David's EXPERIENCE DURING His FIRST YEAR
A new beginning, a new environment and a new way of studying. Every first-year student has to get to grips with these things. I was one of the first Applied Mathematics students that had to learn how to work with the Twents Onderwijsmodel, or Twente Educational Model. During my first quartile, this model really helped me find my way among all the new things coming at me. Everything was planned for you, even your independent study time, so you always knew where you stood. Obviously, you were not strictly required to attend all the hours of self-study, but I chose to follow the timetable. It helped me to separate my study time from my free time. Every day, after half past five, I was free to go and do fun things for myself. Alongside this, I also had all the time I needed to learn how to live on my own – something you should not underestimate. The Twente Educational Model made this easier for me, by showing me clearly in the first quartile how much time I needed to dedicate to my studies. This helped me plan study time myself in the next quartiles.
Because many of my fellow students also chose to follow these scheduled hours of self-study, study groups started appearing. In the groups we tried to come up with solutions to problems that were sometime very abstract and difficult. The good thing about this was that we all helped each other get through. It was no luxury, as I really needed to get to grips with this new, more abstract way of doing mathematics. During the second quartile, the emphasis was on delivering good, mathematical evidence. Again, I found that working together is important, because someone else's critical view can really help you improve your explanation.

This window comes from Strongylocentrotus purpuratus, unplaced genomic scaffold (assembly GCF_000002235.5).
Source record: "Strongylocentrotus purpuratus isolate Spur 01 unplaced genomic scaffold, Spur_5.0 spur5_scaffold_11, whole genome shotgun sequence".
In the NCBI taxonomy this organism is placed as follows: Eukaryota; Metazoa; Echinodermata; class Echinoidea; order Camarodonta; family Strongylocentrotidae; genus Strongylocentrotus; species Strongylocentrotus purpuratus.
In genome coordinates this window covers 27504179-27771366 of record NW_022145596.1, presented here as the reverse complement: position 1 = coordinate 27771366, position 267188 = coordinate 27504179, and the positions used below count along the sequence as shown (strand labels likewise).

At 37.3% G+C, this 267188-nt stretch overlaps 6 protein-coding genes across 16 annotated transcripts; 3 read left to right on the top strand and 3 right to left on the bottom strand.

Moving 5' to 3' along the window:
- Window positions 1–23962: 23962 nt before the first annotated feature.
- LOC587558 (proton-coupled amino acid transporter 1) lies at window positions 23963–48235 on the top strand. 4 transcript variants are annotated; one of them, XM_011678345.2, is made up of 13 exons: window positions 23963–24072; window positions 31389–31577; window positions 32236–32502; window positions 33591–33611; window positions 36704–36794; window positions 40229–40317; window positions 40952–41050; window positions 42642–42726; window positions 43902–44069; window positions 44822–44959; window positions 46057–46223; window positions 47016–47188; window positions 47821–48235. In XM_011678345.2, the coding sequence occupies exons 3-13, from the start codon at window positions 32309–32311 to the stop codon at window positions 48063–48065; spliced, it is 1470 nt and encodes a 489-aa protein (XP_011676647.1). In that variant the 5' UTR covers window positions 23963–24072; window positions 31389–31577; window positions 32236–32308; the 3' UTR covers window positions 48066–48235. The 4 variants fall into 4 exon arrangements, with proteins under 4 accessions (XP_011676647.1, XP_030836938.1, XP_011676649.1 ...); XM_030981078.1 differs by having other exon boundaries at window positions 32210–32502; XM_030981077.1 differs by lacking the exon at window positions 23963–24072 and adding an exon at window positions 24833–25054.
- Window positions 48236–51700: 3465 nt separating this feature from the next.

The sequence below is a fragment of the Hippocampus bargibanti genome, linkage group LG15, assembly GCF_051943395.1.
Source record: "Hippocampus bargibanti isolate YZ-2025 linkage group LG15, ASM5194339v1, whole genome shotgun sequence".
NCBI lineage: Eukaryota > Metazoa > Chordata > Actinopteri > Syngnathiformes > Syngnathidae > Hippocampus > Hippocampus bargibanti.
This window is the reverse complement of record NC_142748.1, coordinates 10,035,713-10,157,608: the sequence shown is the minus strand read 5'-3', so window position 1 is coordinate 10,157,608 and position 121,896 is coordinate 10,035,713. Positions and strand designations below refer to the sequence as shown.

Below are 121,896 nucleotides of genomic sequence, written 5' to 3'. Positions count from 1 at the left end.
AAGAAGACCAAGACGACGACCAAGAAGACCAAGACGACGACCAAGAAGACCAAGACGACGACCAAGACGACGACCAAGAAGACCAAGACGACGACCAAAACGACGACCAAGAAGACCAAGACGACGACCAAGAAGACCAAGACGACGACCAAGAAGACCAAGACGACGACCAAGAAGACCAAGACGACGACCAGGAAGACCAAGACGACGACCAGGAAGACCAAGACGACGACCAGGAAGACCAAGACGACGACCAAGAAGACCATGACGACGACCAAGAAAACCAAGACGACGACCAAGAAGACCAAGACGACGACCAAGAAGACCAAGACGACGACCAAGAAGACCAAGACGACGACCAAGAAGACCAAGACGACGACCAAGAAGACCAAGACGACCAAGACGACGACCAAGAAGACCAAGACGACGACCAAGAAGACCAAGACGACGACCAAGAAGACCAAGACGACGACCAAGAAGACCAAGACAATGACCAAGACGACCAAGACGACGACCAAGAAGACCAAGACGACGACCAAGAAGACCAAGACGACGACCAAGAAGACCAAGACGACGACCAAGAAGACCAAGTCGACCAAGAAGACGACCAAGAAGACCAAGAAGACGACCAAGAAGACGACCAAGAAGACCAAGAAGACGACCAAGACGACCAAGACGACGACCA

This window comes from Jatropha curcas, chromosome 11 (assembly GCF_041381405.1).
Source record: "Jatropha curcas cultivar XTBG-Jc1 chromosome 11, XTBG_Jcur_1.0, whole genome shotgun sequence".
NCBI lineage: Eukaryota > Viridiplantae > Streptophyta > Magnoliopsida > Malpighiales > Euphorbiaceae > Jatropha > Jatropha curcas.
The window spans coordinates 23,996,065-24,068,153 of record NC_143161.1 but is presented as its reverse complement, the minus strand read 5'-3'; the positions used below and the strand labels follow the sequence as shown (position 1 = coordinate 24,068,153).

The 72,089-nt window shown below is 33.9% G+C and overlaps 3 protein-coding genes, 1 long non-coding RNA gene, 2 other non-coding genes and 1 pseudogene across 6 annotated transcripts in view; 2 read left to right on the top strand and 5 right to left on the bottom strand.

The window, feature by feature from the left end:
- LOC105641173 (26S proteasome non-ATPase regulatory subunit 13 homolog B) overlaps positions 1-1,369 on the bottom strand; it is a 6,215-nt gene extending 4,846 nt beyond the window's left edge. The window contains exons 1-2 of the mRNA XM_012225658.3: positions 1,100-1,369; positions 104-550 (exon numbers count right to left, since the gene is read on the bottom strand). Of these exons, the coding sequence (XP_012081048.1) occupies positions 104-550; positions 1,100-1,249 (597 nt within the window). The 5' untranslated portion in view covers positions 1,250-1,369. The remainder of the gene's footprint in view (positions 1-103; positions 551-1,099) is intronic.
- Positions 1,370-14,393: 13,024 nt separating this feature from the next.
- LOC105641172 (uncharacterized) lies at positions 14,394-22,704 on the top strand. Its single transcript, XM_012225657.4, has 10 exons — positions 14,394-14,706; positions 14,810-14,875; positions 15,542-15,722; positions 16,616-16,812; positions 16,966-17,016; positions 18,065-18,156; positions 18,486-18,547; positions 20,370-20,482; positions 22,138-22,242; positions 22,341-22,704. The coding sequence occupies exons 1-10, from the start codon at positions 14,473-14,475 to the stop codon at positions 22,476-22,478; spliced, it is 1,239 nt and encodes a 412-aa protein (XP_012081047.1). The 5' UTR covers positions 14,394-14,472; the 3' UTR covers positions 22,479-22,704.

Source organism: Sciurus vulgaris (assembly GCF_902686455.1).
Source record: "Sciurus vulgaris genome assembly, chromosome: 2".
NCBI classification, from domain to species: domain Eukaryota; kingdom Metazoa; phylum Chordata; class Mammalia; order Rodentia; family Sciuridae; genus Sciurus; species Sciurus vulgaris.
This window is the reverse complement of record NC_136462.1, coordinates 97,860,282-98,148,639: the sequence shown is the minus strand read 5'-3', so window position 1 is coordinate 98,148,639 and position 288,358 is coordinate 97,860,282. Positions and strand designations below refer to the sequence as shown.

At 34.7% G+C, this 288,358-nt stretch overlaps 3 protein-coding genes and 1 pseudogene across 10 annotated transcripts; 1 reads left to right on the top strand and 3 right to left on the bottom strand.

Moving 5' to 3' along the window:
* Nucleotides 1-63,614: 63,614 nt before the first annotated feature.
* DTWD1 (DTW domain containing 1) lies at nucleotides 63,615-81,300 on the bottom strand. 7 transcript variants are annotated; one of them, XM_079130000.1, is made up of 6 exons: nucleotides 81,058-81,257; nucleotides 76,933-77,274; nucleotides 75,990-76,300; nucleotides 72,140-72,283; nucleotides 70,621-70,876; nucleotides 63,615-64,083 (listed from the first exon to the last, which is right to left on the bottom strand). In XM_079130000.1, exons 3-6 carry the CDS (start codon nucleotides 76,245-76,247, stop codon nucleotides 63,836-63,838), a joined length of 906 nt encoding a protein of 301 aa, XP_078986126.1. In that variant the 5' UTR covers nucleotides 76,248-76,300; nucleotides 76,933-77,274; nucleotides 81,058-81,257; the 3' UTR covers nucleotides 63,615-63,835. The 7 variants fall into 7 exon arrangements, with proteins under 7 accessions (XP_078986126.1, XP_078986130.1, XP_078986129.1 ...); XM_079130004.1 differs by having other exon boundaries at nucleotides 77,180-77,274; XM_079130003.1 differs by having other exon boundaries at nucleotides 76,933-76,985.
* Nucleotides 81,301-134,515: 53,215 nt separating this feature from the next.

On top of all the teamwork related to classes, we work on a project in groups of four or five evert quartile. These projects are always related to the theory we are covering during that quartile. What I like about this is that you immediately see how mathematics can be applied. In the fourth quartile we worked on a project together with students doing the Bachelor’s programme in Applied Physics. I experienced what working together is like when you are with non-mathematicians. It was a positive experience; it is really important that you learn how to explain mathematics to a non-mathematician in an understandable way.
The Twents Onderwijsmodel, or Twente Educational Model, is clearly focused on helping students successfully make the transition from secondary school to university education and collaboration.